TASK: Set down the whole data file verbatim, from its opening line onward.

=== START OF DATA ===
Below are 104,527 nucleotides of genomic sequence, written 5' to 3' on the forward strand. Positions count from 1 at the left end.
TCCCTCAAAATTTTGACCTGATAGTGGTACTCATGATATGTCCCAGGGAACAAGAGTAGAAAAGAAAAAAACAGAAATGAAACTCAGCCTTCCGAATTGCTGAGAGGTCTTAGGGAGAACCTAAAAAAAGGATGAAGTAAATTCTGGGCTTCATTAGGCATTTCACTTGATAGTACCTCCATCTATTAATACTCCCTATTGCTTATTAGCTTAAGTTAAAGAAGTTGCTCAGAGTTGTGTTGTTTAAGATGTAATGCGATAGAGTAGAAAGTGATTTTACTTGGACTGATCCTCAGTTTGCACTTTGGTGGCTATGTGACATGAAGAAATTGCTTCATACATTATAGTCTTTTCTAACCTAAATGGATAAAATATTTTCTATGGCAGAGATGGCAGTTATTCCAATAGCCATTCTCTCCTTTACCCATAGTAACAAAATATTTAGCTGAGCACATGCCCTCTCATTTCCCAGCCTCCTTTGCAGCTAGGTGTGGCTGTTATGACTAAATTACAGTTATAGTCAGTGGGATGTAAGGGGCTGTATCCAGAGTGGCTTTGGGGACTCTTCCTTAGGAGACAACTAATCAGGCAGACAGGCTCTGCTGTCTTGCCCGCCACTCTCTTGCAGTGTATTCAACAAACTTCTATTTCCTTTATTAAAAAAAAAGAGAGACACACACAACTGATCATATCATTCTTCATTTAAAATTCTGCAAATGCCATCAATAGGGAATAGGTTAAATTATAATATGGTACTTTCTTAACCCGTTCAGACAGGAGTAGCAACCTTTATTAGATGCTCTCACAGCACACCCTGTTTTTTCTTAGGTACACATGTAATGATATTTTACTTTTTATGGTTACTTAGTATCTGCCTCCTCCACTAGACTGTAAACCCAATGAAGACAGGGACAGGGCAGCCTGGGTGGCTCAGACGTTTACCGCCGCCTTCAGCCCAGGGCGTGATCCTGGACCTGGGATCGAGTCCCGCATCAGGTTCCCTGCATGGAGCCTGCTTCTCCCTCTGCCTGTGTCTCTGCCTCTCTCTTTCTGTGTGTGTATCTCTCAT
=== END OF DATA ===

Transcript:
Below are 104,527 nucleotides of genomic sequence, written 5' to 3' on the forward strand. Positions count from 1 at the left end.
TCCCTCAAAATTTTGACCTGATAGTGGTACTCATGATATGTCCCAGGGAACAAGAGTAGAAAAGAAAAAAACAGAAATGAAACTCAGCCTTCCGAATTGCTGAGAGGTCTTAGGGAGAACCTAAAAAAAGGATGAAGTAAATTCTGGGCTTCATTAGGCATTTCACTTGATAGTACCTCCATCTATTAATACTCCCTATTGCTTATTAGCTTAAGTTAAAGAAGTTGCTCAGAGTTGTGTTGTTTAAGATGTAATGCGATAGAGTAGAAAGTGATTTTACTTGGACTGATCCTCAGTTTGCACTTTGGTGGCTATGTGACATGAAGAAATTGCTTCATACATTATAGTCTTTTCTAACCTAAATGGATAAAATATTTTCTATGGCAGAGATGGCAGTTATTCCAATAGCCATTCTCTCCTTTACCCATAGTAACAAAATATTTAGCTGAGCACATGCCCTCTCATTTCCCAGCCTCCTTTGCAGCTAGGTGTGGCTGTTATGACTAAATTACAGTTATAGTCAGTGGGATGTAAGGGGCTGTATCCAGAGTGGCTTTGGGGACTCTTCCTTAGGAGACAACTAATCAGGCAGACAGGCTCTGCTGTCTTGCCCGCCACTCTCTTGCAGTGTATTCAACAAACTTCTATTTCCTTTATTAAAAAAAAAGAGAGACACACACAACTGATCATATCATTCTTCATTTAAAATTCTGCAAATGCCATCAATAGGGAATAGGTTAAATTATAATATGGTACTTTCTTAACCCGTTCAGACAGGAGTAGCAACCTTTATTAGATGCTCTCACAGCACACCCTGTTTTTTCTTAGGTACACATGTAATGATATTTTACTTTTTATGGTTACTTAGTATCTGCCTCCTCCACTAGACTGTAAACCCAATGAAGACAGGGACAGGGCAGCCTGGGTGGCTCAGACGTTTACCGCCGCCTTCAGCCCAGGGCGTGATCCTGGACCTGGGATCGAGTCCCGCATCAGGTTCCCTGCATGGAGCCTGCTTCTCCCTCTGCCTGTGTCTCTGCCTCTCTCTTTCTGTGTGTGTATCTCTCAT